Matthew: We actually shot in two real asylums. The first was Fred C. Nellis Youth Correctional Facility, which functioned as a children’s correctional facility for over a hundred years until it closed in 2004. That’s where most of the film was shot, and it was genuinely eerie, something that I think definitely reads on film. There was a sense of dread, especially at night there that we didn’t really need to augment at all. The second location we used was the Norwalk State Hospital, which is still a working facility. This location, like the first, was already very creepy and in between takes the crew made sure all the lights were turned back on. I think one of the coolest side effects of filming in these real places was that the actors didn’t really have to work too hard to manufacture fear—you absolutely could feel the dread just standing in the rooms.
MV: Do you know if these locations have their own sinister past much like the one presented in the film?
Matthew: We were told stories at both locations that were chilling. Particularly at the youth correctional facility, we heard about horrific failed escape attempts, suicides, and among other violence, a devastating TB outbreak.
MV: If you were placed in a similar situation, ghost hunting in an abandoned building, how would you react if you came face to face with a ghost?
Matthew: I would probably need a new pair of pants. I am fascinated with the paranormal, and I love scary movies, but I think given a choice I would much rather write about ghosts then come face to face with one of them.
MV: As one of the writers of Paranormal Incident was there anything personal you took from your own life to add to a particular scene or character?
Matthew: There is a lot of my personality in many of the characters in this film. Any details about the asylums I included came from documented events in other real asylums throughout the country. Maybe the biggest thing that came from me personally is the title of the asylum, the “Odenbrook,” which came from a reoccurring dream I was having at the time. Since we made the film, I haven’t had the dream once.
MV: How were you able to get Paranormal Incident released with On Demand?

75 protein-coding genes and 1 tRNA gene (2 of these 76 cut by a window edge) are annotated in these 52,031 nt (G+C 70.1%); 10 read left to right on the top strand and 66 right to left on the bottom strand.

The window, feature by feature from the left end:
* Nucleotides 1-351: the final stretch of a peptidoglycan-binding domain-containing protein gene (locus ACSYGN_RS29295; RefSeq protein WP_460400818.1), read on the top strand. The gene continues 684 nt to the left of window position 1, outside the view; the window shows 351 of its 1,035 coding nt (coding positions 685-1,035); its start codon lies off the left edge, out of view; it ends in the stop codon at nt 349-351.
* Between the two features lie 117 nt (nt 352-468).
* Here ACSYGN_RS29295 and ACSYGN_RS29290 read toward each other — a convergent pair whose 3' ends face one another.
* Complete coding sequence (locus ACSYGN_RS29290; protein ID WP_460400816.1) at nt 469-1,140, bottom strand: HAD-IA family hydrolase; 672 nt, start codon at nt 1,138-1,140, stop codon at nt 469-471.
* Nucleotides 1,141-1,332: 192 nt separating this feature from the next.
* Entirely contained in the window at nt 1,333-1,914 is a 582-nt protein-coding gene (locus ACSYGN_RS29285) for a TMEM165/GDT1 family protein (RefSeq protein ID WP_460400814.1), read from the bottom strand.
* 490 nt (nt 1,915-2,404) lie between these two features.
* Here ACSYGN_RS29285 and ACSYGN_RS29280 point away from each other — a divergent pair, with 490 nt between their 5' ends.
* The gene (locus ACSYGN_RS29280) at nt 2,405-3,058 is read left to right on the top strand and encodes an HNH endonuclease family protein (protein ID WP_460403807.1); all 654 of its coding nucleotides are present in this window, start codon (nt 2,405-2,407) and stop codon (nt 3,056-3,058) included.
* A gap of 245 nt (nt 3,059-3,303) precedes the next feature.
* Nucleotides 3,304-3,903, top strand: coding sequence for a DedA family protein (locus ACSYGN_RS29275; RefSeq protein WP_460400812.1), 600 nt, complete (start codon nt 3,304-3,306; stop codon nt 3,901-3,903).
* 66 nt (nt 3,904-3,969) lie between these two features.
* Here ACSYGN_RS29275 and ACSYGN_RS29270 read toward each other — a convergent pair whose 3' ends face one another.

Matthew: One of our partners at Marquis Productions was the point on that sale. I think the other thing that was crucial for that deal was having a really strong teaser trailer and poster. Having strong promotional materials helped get interest, and then obviously having a finished product that distributors could get behind and sell to other territories sealed the deal.
MV: What upcoming projects are you currently working on?
Matthew: Right now I’m developing a few projects, mostly genre movies. One of which is a possible sequel to Paranormal Incident.
MV: Do you have any advice for aspiring writers who will be directing their own projects?
MB: The greatest advice I ever received was to write your script for the budget you have. The biggest mistake you can make is not being realistic about the financial boundaries—you can make a great movie for less money, but you have to be really practical as well.
MV: You have successfully scared your audience so would you mind sharing with us what some of your biggest fears are?
Matthew: My biggest fears are hospitals, heights and things I know are around but can’t see. Mostly the kinds of things I write about.
MV: We are looking forward to seeing what you scare us with next. Thanks again for discussing Paranormal Incident with Movie Vine.
Matthew: Thank you so much for having me and liking the film! Hopefully I’ll have something else for you all very soon!
*For more information on the film or Matthew please check out www.splashdownfilms.com.